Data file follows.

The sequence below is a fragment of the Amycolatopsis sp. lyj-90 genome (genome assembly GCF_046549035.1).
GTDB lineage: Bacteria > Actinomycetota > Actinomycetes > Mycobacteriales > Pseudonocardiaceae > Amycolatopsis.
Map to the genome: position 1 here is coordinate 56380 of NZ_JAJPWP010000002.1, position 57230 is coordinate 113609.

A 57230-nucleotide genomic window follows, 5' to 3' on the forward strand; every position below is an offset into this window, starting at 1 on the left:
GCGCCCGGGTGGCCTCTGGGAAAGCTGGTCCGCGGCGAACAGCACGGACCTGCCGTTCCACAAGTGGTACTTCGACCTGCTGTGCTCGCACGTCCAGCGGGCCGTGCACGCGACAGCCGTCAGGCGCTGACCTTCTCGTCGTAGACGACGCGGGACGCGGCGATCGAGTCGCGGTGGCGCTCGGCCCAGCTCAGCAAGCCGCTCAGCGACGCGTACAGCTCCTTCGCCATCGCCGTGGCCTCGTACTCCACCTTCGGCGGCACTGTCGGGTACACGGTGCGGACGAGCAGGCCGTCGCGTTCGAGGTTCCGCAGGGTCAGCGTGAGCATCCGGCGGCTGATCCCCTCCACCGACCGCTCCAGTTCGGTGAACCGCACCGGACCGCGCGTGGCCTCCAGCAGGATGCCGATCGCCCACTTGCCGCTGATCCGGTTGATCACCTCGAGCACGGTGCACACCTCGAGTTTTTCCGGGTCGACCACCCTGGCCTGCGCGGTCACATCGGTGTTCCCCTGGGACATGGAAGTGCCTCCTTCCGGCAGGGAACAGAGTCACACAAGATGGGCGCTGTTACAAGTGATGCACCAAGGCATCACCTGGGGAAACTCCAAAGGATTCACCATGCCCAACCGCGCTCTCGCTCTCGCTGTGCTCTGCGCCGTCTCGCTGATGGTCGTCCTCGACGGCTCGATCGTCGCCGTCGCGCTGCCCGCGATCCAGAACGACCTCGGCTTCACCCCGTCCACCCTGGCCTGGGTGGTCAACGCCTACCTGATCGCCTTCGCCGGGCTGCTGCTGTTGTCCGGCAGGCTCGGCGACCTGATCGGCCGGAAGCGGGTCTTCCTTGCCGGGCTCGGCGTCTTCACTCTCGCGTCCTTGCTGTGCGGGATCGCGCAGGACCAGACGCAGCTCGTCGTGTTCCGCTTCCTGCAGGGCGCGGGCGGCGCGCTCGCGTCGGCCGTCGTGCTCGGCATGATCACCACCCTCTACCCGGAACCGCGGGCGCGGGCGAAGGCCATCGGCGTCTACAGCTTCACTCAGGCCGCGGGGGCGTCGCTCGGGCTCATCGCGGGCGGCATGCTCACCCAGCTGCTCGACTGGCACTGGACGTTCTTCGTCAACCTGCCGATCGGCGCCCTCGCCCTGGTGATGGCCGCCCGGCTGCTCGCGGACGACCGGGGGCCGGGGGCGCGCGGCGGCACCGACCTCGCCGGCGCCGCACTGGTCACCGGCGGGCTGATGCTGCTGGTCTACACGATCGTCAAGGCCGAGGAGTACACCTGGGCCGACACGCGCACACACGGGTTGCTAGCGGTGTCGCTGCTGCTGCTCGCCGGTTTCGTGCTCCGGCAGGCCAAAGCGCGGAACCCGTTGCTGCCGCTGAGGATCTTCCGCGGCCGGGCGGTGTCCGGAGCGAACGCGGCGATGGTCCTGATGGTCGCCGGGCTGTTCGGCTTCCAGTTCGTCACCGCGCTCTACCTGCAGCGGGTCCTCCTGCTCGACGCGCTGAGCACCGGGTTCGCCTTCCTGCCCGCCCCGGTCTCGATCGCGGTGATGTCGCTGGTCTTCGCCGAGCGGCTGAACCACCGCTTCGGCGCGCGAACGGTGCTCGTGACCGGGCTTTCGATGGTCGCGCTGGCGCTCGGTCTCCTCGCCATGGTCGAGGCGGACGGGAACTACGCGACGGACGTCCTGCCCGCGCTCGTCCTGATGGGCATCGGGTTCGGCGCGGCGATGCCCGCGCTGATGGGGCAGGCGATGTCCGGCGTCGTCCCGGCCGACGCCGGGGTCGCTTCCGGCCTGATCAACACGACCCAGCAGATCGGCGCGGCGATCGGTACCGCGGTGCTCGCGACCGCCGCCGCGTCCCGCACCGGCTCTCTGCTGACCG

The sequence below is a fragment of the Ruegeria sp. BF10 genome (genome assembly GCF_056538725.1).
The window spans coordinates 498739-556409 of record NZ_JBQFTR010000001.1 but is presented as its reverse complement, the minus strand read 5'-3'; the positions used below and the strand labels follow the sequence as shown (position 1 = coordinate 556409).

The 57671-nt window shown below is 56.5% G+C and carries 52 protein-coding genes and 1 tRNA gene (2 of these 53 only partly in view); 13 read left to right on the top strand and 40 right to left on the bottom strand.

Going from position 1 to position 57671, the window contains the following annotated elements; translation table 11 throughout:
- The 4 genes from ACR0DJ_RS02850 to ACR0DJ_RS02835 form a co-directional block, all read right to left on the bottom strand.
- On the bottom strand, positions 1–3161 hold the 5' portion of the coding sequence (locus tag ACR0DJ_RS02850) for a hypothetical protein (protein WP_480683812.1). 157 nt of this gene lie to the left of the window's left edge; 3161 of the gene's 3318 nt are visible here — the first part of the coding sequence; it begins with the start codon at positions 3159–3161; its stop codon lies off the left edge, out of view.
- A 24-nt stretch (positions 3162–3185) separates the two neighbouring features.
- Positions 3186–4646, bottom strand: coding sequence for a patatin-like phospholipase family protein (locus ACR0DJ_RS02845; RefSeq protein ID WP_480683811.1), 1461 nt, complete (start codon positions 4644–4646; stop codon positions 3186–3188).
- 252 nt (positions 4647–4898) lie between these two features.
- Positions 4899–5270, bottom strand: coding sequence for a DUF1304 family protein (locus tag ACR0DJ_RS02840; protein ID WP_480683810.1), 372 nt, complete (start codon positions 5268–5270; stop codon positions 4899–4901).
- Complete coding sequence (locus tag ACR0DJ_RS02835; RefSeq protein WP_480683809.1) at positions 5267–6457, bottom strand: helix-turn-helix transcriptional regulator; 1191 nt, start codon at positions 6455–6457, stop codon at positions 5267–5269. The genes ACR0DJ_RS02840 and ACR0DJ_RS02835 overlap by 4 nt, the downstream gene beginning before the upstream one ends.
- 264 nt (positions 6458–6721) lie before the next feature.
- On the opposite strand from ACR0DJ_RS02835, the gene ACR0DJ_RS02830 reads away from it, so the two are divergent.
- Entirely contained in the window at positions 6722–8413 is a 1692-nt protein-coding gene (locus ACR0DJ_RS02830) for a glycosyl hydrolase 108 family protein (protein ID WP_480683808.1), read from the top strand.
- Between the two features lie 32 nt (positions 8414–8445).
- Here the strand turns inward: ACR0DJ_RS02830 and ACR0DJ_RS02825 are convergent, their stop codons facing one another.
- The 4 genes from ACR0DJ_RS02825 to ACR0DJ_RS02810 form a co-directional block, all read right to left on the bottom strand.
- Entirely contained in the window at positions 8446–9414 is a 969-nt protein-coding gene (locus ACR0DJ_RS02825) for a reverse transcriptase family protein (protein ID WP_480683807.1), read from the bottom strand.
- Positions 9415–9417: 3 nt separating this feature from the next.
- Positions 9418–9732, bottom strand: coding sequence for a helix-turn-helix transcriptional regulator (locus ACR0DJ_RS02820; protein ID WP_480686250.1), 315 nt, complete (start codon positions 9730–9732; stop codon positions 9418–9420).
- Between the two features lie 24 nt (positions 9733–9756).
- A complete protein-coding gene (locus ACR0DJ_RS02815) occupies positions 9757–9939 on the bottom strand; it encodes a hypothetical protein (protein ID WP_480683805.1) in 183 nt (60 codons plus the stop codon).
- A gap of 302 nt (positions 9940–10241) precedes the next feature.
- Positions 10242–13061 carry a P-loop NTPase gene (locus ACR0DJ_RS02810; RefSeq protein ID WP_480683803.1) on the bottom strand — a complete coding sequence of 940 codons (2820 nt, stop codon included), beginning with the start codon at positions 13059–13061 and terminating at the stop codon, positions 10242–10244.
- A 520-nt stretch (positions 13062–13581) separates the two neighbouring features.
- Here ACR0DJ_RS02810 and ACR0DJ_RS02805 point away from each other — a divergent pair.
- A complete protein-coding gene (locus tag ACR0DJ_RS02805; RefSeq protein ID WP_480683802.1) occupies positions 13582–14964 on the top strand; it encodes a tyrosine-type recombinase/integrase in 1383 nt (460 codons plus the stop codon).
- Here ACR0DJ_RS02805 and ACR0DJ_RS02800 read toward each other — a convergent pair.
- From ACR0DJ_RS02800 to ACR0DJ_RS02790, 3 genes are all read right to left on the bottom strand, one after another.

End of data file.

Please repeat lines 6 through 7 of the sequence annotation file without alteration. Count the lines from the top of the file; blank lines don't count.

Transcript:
The sequence below is a fragment of the Ruegeria sp. BF10 genome (genome assembly GCF_056538725.1).
The window spans coordinates 498739-556409 of record NZ_JBQFTR010000001.1 but is presented as its reverse complement, the minus strand read 5'-3'; the positions used below and the strand labels follow the sequence as shown (position 1 = coordinate 556409).